The official proclamation of King Charles III to be read out in Northumberland this weekend

Watch more of our videos on Shots! 
and live on Freeview channel 276
Visit Shots! now
The High Sheriff of Northumberland will read out the official proclamation of the new sovereign, King Charles III, on Sunday.

The proclamation will be made by James Royds, accompanied by the Lord Lieutenant of Northumberland, and the short ceremony will take place outside Morpeth Town Hall on Bridge Street at 1pm.

The event will be live-streamed by Northumberland County Council on its Facebook channel, and posted online later.

Hide Ad
Hide Ad

Bridge Street in Morpeth will be closed to traffic from noon on Sunday until 2pm and a signed diversion will be in place.

The proclamation will be read by James Royds.The proclamation will be read by James Royds.
The proclamation will be read by James Royds.

Newmarket West car park will also be closed from 8am on Sunday until after the event.

Although it may be several months before Charles is crowned, the formal process of proclaiming him King – the Accession Council – is already underway.

The first meeting of the Accession Council takes place without the new King or Queen to formally proclaim them the new sovereign.

Hide Ad
Hide Ad

This is scheduled to happen on Saturday morning at St James's Palace – formerly the main London residence of the monarch until it moved to Buckingham Palace in the 1800s.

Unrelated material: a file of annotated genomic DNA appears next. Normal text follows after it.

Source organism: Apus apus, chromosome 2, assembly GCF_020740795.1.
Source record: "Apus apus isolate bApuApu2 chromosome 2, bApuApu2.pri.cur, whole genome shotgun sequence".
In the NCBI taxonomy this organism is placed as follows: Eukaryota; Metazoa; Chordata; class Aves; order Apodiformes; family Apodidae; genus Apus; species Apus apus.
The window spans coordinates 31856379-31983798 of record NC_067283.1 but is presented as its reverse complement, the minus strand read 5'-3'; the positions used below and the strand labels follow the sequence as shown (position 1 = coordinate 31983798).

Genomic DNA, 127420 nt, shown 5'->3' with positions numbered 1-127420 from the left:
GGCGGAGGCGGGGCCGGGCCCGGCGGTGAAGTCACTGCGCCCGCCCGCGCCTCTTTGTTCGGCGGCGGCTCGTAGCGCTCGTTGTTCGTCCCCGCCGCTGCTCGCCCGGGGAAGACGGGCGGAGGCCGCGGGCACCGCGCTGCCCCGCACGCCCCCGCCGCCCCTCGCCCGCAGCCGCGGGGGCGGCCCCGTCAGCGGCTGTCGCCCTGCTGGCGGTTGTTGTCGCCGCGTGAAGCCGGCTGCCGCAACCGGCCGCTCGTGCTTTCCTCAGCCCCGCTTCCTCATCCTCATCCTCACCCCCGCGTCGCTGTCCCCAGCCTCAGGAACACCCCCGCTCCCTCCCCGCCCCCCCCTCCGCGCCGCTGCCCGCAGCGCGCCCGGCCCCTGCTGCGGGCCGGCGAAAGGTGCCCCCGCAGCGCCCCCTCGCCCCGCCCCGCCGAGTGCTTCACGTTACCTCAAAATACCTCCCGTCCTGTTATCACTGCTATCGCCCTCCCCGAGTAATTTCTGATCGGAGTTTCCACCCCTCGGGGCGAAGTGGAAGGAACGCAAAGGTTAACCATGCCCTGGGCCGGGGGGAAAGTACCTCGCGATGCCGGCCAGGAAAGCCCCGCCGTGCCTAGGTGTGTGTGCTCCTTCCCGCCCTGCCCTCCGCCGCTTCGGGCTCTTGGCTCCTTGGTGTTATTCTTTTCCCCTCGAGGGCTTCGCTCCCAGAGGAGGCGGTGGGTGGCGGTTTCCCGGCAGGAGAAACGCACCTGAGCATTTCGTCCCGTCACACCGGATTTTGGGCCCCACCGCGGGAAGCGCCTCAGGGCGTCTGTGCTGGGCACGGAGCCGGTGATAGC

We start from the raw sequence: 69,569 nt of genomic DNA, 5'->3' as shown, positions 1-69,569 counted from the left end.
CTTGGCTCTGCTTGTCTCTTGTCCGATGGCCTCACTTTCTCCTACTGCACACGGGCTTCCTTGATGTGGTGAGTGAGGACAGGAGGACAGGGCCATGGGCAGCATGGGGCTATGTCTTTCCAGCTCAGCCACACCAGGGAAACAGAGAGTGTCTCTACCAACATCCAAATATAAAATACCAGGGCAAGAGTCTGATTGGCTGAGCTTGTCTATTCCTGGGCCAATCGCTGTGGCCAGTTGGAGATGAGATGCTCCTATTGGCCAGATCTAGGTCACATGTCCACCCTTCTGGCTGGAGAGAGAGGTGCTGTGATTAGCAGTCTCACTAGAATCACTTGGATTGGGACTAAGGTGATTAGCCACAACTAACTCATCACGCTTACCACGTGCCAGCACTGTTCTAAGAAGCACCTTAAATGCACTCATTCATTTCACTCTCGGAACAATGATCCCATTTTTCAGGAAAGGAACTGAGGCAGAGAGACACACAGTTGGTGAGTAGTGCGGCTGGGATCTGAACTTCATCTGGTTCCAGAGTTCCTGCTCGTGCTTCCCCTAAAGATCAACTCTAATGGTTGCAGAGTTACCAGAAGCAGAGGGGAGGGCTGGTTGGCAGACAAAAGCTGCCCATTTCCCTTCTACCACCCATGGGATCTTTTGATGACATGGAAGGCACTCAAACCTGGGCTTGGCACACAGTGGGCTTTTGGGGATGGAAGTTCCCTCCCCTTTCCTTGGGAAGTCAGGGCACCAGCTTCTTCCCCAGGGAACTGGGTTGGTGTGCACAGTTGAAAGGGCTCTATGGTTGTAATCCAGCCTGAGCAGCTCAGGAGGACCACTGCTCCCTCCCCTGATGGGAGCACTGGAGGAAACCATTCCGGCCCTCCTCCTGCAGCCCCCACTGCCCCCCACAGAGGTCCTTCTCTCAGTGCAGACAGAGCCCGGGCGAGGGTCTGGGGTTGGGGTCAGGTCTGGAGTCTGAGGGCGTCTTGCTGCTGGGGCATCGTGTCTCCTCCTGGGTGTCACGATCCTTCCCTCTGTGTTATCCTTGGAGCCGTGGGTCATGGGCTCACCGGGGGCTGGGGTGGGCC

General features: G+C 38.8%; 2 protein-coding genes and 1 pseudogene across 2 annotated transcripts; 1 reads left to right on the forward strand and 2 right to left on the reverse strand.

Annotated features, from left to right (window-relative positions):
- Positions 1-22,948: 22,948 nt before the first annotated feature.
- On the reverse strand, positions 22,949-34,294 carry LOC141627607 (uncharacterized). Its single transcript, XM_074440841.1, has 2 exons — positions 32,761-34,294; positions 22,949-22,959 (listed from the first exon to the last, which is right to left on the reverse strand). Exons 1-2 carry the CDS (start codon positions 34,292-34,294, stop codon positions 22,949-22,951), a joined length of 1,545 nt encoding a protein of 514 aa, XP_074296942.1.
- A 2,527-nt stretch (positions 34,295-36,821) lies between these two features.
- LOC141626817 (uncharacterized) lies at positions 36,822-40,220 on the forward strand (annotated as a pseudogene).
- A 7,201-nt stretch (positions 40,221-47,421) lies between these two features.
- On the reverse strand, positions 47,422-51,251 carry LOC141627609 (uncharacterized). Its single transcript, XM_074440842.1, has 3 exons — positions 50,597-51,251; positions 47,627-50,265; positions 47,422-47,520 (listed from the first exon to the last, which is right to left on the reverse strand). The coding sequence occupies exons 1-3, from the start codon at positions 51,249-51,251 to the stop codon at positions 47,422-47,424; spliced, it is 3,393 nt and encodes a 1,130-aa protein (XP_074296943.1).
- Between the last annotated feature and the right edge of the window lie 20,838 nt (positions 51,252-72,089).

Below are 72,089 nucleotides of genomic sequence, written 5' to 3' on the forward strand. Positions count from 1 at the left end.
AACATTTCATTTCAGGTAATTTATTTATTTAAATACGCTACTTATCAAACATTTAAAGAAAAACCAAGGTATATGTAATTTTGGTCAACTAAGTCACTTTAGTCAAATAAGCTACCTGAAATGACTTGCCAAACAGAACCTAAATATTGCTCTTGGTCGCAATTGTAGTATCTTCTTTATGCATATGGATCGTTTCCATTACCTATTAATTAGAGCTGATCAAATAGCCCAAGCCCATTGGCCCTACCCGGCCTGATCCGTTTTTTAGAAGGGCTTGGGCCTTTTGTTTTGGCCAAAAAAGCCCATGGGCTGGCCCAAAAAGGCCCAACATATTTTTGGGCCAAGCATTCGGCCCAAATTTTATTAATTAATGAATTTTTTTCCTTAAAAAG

The meeting begins with the Lord President announcing the death of the monarch and calling upon the Clerk of the Council to read the Accession Proclamation.

The proclamation is usually the first time the new monarch's official title is revealed, but on this occasion, Clarence House has already announced he will go by King Charles III.

After the proclamation text has been read, it is then signed by members of the "platform party", which include any royals who are Privy Counsellors, the prime minister, Lord Chancellor, Lord Privy Seal, Earl Marshal, and the Archbishops of Canterbury and York.

Hide Ad
Hide Ad

The second meeting of the Accession Council is attended by the new monarch and is effectively their first meeting of the Privy Council. Traditionally, the second part takes place immediately after the first, and is expected to begin at 11am on Saturday with the King reading a personal declaration about the death of his mother.

Once the proclamation has been signed by the new King, it will be read out at St James’s Palace and the Royal Exchange in the City of London.

Subsequent readings will take place across the Commonwealth on Sunday – including in Morpeth at 1pm.